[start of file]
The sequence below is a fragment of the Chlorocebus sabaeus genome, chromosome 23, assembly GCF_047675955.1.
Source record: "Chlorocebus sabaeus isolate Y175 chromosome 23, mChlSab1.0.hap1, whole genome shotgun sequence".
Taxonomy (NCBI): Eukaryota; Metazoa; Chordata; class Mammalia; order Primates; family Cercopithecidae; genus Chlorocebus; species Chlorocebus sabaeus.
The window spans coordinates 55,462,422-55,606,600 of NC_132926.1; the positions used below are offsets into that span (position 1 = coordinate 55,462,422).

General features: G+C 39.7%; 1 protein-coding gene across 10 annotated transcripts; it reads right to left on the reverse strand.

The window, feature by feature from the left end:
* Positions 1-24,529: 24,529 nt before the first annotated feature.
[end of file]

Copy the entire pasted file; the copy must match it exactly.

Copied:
The sequence below is a fragment of the Chlorocebus sabaeus genome, chromosome 23, assembly GCF_047675955.1.
Source record: "Chlorocebus sabaeus isolate Y175 chromosome 23, mChlSab1.0.hap1, whole genome shotgun sequence".
Taxonomy (NCBI): Eukaryota; Metazoa; Chordata; class Mammalia; order Primates; family Cercopithecidae; genus Chlorocebus; species Chlorocebus sabaeus.
The window spans coordinates 55,462,422-55,606,600 of NC_132926.1; the positions used below are offsets into that span (position 1 = coordinate 55,462,422).

General features: G+C 39.7%; 1 protein-coding gene across 10 annotated transcripts; it reads right to left on the reverse strand.

The window, feature by feature from the left end:
* Positions 1-24,529: 24,529 nt before the first annotated feature.